Winter Birding


Snowbirds aren’t just human, winter also brings many actual bird migrants to Florida, which makes winter one of the most exciting times to bird in Florida. We have the pleasure of seeing not only migrant birds, but the warmer climate and abundance of food here allows some birds such as the Bald Eagle and Roseate Spoonbill to begin breeding in the wintertime while there is still snow on the ground up north. Here are some of the best places to see winter birds in our area:

Fellsmere Grade Recreation Area, Fellsmere: This area is worth the long drive down at bumpy, dusty road, as there is a good chance that especially in February and March, you will get great looks at Roseate Spoonbills in breeding plumage. This bird is unmistakable with it’s huge spoon-shaped bill, and bright pink feathers. You can see them right from the parking lot, but for even better looks, cross the dam and walk just a short distance to see them breeding, nesting and even feeding their young.

West Regional Wetlands WTF, Vero Beach: This area, off of 8th street in Vero has somewhat limited hours (7 a.m.-3 p.m.) but in the winter time you can see many species including ducks, Sandhill Cranes, and Snail Kites. And, if you are lucky, you will even get to see the playful otters that live in the wetlands. Note that this area can be a tougher hike, depending on the weather conditions, and when it was last mowed. And, beware of fire ants!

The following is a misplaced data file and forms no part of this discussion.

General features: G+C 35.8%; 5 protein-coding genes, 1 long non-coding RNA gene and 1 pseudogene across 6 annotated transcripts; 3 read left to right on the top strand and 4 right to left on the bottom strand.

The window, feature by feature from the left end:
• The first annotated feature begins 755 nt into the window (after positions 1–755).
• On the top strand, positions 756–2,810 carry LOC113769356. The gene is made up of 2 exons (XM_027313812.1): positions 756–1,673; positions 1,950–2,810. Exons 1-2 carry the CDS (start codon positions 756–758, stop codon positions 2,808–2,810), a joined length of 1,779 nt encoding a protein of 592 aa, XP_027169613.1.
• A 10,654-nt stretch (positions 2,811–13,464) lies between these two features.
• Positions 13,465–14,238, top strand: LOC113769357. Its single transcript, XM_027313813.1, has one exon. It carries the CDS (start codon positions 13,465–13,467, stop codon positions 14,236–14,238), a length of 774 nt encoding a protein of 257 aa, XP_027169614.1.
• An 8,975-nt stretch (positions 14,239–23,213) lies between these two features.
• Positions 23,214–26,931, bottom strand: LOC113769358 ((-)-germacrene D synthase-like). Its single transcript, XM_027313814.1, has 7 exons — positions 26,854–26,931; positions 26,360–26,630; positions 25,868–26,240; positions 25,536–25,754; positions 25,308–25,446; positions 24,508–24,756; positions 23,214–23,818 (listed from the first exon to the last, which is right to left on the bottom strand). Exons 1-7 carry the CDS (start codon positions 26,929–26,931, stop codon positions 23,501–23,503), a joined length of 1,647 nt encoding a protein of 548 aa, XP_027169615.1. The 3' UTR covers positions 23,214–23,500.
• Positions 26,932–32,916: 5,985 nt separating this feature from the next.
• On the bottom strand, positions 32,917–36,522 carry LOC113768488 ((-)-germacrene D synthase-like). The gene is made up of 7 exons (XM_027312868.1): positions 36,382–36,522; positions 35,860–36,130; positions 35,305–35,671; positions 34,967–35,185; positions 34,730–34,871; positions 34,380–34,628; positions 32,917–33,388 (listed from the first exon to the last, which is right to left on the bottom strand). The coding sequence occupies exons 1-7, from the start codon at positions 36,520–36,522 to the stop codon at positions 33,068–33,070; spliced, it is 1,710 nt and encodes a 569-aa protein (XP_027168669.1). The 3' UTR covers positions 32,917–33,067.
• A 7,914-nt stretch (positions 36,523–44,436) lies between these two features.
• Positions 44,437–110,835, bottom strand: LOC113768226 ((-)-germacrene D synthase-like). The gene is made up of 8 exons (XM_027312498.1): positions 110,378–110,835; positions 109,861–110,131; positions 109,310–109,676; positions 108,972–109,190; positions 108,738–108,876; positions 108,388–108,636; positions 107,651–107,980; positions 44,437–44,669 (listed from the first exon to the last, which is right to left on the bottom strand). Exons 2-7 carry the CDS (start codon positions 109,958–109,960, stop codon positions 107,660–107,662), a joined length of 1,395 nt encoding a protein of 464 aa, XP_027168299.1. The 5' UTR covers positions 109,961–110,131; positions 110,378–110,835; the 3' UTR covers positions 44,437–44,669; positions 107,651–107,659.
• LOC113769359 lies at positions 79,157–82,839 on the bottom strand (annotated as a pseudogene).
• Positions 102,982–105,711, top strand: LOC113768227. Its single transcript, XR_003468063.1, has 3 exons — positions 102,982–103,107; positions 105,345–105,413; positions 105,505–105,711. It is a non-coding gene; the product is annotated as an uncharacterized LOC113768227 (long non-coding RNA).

Sebastian Inlet: Sebastian Inlet State Park has many terrific areas for birding. Low tide at the tidal pond on the north side can reveal many species of herons, shorebirds, gulls, and terns. Woodstorks, Ibis, and sometimes a Reddish Egret can be seen as well. The woods around the campground can produce many species of songbirds. The fruit bearing trees and shrubs such as Lantana, Privet, and Ficus are especially attractive to birds.

St. Sebastian River Preserve State Park: This large state park has many treasures. In addition to wildflowers, manatees, and reptiles, you can also get great looks at our most famous endemic bird, the Florida Scrub Jay. You may also find Red-cockaded Woodpecker, Brown-headed Nuthatch, Bachman’s Sparrow, and many warblers and migrants.

If you would like to see these birds up close and personal, sign up for a tour with David and Dee at www.BirdingWithDavidSimpson.com. Til then, happy birding!

(photos courtesy of Dee Simpson and Inside Track Almanac)


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